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I'm following the "Time Series Analysis and Its Applications With R Examples" from Shumway and Stoffer. In chapter 3.8 they talk about Regression with Autocorrelated Errors.

"They use the model of the form: $$y=Z*\beta+x$$

Where $y=(y_1,...,y_n)'$ and $x=(x_1,...,x_n)'$ are $n \times 1$ vectors, $\beta=(\beta_1,...,\beta_n)'$ is $r \times 1$, and $Z=[z_1|z_2|...|z_n]'$ is the $n \times r$ matrix composed of the input variables. Let $\Gamma={\gamma_x(s,t)}$, where $\Gamma$ is the variance-covariance matrix made from an ARMA(p,q) model, then $\Gamma^{-\frac{1}{2}}y=\Gamma^{-\frac{1}{2}} Z \beta+ \Gamma^{-\frac{1}{2}}x$, so that we can write the model as

$$y^\star=Z^\star \beta+ \delta,$$

where $y^\star=\Gamma^{-\frac{1}{2}}y,Z^\star=\Gamma^{-\frac{1}{2}} Z$, and $\delta=\Gamma^{-\frac{1}{2}}x$. Consequently, the covariance matrix of $\delta$ is the identity and the model is in the classical linear model form. It follows that the weighted estimate of $\beta$ is $\hat{\beta_w}=(Z^{' \star} Z^\star)^{-1} Z^{' \star} y^\star =(Z' \Gamma^{-1} Z)^{-1} Z' \Gamma^{-1}y$, and the variance-covariance matrix of the estimator is $var(\hat{\beta_w}) = (Z' \Gamma^{-1} Z)^{-1}$. If $x_t$ is white noise, then $\Gamma = \sigma^2 I$ and these results reduce to the usual least squares results."

During this process, I try to take the covariance of $\delta$ then I should get the following, $$cov(\delta)=cov(\Gamma^{-\frac{1}{2}}x) =\sigma^2 \Gamma^{-\frac{1}{2}} \Gamma \Gamma^{-\frac{1}{2}}=\sigma^2 I.$$ This is derived from the fact that $cov(x)=\sigma^2 \Gamma$ and using the property that $cov(Ax)=A cov(x) A'$ along with the property that $(\Gamma^{-\frac{1}{2}})'=\Gamma^{-\frac{1}{2}}$ since $\Gamma^{-\frac{1}{2}}$ is a symmetric matrix due to properties of covariance matrices. Additionally since $\Gamma^{-1}$ is formed from an ARMA(p,q) covariance matrix, the matrix has a $\sigma^2$ multiplier in it, so it is possible to factor it out from $\Gamma$ which provides the final result of $cov(\delta)=\sigma^2 I$.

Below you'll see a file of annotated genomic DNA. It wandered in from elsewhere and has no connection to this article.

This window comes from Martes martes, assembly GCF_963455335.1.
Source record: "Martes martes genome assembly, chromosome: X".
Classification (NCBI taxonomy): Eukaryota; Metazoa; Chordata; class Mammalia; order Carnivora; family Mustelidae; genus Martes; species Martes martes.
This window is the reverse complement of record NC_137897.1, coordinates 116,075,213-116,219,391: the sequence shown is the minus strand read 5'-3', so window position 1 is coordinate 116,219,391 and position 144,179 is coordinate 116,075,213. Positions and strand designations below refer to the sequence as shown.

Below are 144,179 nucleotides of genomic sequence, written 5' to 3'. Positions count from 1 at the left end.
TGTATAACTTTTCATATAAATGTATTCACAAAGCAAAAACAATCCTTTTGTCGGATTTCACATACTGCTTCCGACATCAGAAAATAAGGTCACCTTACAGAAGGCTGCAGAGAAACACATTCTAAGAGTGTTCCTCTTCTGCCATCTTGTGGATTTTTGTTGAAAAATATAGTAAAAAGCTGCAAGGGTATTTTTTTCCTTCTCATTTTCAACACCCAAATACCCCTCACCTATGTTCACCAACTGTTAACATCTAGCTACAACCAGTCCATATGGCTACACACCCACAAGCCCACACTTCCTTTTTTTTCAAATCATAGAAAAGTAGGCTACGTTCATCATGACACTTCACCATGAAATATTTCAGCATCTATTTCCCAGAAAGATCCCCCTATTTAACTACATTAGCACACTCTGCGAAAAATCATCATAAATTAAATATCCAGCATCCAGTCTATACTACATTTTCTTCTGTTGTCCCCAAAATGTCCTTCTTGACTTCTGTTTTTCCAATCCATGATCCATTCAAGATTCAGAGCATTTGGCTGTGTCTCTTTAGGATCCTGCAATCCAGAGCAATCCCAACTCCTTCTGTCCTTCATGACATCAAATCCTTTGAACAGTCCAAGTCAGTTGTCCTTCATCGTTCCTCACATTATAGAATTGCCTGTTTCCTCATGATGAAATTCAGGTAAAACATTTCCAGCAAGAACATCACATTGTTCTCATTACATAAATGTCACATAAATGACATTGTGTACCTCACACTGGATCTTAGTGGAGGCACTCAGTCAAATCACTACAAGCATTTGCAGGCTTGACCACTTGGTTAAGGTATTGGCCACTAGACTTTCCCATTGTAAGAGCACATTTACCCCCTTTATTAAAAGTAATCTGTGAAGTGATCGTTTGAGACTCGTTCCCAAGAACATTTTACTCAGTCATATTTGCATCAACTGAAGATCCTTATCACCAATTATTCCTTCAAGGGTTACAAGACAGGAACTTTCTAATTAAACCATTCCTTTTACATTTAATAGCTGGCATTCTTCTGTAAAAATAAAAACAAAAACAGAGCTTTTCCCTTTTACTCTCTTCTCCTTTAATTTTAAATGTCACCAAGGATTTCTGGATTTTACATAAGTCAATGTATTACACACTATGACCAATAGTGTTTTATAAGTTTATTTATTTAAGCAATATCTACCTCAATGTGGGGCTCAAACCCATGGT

So I have three questions that I am trying to understand,

  1. Is my thought process correct in understanding this?
  2. Does this mean that $\hat{\beta_w}$ doesn't depend on $\sigma^2$
  3. Would this mean that the new transformed errors, $\delta$, are now iid such that $\delta \sim N(0,\sigma^2)$?

Thank you kindly

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1 Answer 1

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  1. You have a minor error in your expression for $cov(\delta)$; the exponent on $\Gamma$ shouldn't be $-1$.

  2. Yes, in OLS the coefficient estimates don't depend on $\sigma^2$. The variance-covariance matrix of the estimates does, but the estimates themselves do not.

  3. There is no assumption of Normality required, just that the errors have a finite variance. If we added the assumption that $x$ was Normally distributed, with covariance matrix $\Gamma$, then, yes, $\delta = \Gamma^{-1/2}x \sim \mathrm{N}(0, \sigma^2\mathrm{I})$.

Updated in response to comments:

Note that it is unnecessary to make any distributional assumptions about $x$ (other than finite variance and independence from $Z$) for the asymptotic normality of $\hat{\beta}$ to hold; we do need some straightforward conditions on $Z$, e.g., $Z$ bounded, $\lim_{T \to \infty} Z'Z/T$ is finite and nonsingular.

The distribution of $\delta$ will depend on the distribution of $x$. For example, if $x \sim \mathrm{MVt}(\nu, \Gamma)$ (a multivariate $t$ distribution) then $\delta$ will have an $\mathrm{MVt}(\nu, I)$ distribution, i.e., each element of $\delta \sim t(\nu)$. Other cases may not work out so nicely, however.

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  • $\begingroup$ Thank you for the quick reply, I went ahead and fixed the error in 1. For question 2, yes I can see that when we have to take the variance of $\hat{\beta_w}$. Question 3, is still a bit confusing for me. If we don't assume that $x$ was normally distributed then what kind of distribution would $\delta$ follow? Thanks $\endgroup$ Jan 18, 2023 at 18:23

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